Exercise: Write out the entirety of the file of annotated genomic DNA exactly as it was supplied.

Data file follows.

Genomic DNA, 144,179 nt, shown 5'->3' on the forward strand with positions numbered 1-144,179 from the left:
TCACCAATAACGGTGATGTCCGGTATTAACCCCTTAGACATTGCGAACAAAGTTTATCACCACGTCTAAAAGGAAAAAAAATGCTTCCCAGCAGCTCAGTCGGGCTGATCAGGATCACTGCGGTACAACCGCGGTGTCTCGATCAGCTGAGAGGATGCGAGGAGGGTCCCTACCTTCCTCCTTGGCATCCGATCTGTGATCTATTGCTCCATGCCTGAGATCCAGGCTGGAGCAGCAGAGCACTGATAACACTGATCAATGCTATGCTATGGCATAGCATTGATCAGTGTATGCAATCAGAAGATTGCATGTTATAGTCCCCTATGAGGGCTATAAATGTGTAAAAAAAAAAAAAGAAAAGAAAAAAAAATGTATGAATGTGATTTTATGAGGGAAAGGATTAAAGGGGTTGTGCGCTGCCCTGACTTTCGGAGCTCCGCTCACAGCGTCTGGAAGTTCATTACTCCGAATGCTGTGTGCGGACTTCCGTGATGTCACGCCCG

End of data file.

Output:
Genomic DNA, 144,179 nt, shown 5'->3' on the forward strand with positions numbered 1-144,179 from the left:
TCACCAATAACGGTGATGTCCGGTATTAACCCCTTAGACATTGCGAACAAAGTTTATCACCACGTCTAAAAGGAAAAAAAATGCTTCCCAGCAGCTCAGTCGGGCTGATCAGGATCACTGCGGTACAACCGCGGTGTCTCGATCAGCTGAGAGGATGCGAGGAGGGTCCCTACCTTCCTCCTTGGCATCCGATCTGTGATCTATTGCTCCATGCCTGAGATCCAGGCTGGAGCAGCAGAGCACTGATAACACTGATCAATGCTATGCTATGGCATAGCATTGATCAGTGTATGCAATCAGAAGATTGCATGTTATAGTCCCCTATGAGGGCTATAAATGTGTAAAAAAAAAAAAAGAAAAGAAAAAAAAATGTATGAATGTGATTTTATGAGGGAAAGGATTAAAGGGGTTGTGCGCTGCCCTGACTTTCGGAGCTCCGCTCACAGCGTCTGGAAGTTCATTACTCCGAATGCTGTGTGCGGACTTCCGTGATGTCACGCCCG